United A319/A320 Replacements (by Boeing778X May 28 2014 in Civil Aviation)
But the circumstances have greatly changed in 18 months enough for me to bring it up.
In the UA 100-seater thread, talk of the CS300 being a viable replacement for the aging 737-700s and A319s is present, and the A320s at UA are older still. In fact, the A320s at UA are some of the oldest active A320s out there.
In addition to the CS100, I see UA ordering the CS300, especially if the CS100 ends up performing as good or better than specification. I'm sure Airbus and Boeing will try and wedge the A319neo and 737 MAX 7 in there, but it seems that the C-Series will come out the winner for the moment, assuming Embraer doesn't win the contract.
And then, of course, there's the question of what will replace the 757, not only at UA, but in general. While the A321neo could be a nice addition to the fleet, UA may be waiting for Boeing to make a move. In March of 2015, VP of Fleet Ron Baur stated this:
Mr. Baur told an industry conference that its evaluations are at the conceptual stage as its 757s are comparatively young, still flying regularly on extended routes across the Atlantic that don’t require a larger twin-aisle jetliner. The airline’s older workhorse 757s flying domestically are being quickly retired and replaced with new Boeing single-aisle jets.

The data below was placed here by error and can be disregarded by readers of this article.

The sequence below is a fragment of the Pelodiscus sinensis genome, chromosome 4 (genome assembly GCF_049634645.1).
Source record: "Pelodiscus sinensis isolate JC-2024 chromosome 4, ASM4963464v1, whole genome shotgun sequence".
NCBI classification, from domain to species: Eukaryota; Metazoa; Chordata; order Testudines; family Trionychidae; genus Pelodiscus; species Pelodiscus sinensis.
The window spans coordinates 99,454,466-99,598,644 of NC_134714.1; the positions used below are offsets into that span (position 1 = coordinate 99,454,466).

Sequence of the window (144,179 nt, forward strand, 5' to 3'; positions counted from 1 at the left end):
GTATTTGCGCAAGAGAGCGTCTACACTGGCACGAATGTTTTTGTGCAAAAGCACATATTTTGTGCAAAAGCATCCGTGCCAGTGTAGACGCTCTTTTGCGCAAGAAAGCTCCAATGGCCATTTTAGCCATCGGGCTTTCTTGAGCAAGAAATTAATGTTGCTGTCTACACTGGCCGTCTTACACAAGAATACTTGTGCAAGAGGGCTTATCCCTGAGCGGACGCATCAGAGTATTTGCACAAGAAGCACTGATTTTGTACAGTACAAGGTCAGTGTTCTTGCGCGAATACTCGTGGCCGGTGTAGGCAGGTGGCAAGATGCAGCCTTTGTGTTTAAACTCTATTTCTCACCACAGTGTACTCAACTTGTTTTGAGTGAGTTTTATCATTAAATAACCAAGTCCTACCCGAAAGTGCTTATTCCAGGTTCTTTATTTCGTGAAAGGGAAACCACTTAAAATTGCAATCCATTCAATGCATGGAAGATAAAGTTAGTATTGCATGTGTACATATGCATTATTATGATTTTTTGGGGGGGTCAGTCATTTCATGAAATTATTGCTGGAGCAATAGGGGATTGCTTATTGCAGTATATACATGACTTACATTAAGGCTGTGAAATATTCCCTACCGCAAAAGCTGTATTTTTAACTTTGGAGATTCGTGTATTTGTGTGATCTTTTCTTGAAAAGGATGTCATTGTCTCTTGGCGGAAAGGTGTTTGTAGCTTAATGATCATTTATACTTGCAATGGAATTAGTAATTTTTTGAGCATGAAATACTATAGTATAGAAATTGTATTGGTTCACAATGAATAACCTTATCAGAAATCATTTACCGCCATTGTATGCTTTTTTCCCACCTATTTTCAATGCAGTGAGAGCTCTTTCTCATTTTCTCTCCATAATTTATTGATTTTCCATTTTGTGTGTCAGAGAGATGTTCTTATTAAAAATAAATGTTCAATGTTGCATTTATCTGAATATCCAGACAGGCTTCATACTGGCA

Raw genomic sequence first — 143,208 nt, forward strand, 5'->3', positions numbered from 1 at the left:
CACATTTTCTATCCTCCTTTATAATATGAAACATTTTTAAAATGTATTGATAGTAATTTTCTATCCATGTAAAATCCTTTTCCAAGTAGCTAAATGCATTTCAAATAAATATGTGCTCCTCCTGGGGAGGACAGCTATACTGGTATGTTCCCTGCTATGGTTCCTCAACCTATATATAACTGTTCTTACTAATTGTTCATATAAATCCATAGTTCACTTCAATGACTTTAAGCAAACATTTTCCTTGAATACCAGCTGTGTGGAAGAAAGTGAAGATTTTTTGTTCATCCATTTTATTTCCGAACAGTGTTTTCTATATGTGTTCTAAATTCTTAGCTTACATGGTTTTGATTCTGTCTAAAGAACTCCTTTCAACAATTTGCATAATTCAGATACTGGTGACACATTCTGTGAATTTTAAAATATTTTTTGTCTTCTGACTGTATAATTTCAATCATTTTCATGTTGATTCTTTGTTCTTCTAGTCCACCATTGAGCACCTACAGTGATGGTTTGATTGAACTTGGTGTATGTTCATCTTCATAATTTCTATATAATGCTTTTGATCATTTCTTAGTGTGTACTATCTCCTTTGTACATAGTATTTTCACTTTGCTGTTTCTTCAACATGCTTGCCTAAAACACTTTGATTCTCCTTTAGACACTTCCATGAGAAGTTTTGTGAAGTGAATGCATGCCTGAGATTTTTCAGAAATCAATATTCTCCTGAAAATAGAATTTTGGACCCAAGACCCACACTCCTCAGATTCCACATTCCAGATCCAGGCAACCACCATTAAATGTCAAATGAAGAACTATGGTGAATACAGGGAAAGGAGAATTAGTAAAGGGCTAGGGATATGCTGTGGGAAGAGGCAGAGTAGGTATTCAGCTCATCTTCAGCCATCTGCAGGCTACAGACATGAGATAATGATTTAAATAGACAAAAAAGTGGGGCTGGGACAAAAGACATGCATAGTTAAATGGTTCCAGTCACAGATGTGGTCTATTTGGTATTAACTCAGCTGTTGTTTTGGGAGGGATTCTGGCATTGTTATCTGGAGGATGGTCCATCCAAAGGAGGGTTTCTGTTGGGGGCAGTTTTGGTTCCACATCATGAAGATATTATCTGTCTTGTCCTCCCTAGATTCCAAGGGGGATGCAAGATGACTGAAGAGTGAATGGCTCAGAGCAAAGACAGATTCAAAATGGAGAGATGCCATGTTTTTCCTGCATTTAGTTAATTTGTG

Airbus, late last year, began offering a longer-range version of its 180- to 240-seat A321 jetliner—with new fuel tanks and the ability to carry a roughly four additional metric tons of passengers and cargo—which is scheduled be available in 2019. The European plane maker completed a deal with lessor Air Lease Corp. for 30 of the A321LR aircraft Monday.
“When we look at the A321LR, it looks like a pretty decent airplane,” Mr. Baur said at the International Society of Transport Aircraft Trading Americas conference.
“But since we have the luxury of time in terms of waiting to see what Boeing’s going to do in the middle of the market airplane, we’re in no rush to make a decision on that.”
I'm willing to bet UA will wait, and as the article states, the 757s, especially the pmCO units, are younger than others, and would last awhile longer.
In the 100 seat bracket, the CS100 and E195-E2 are in play, and I'm certain that the CS100 would probably come out on top.
And I believe the 737 MAX 8 will make it into the fleet to replace the A320s.
Here's what I think UAs narrowbody fleet would look like:
CS100 - satisfies the 100 seat necessity
CS300 - replaces the A319 and 737-700
737 MAX 8 - replaces the A320
737 MAX 9 - replaces domestic 757
NSA/MoM - replaces the 757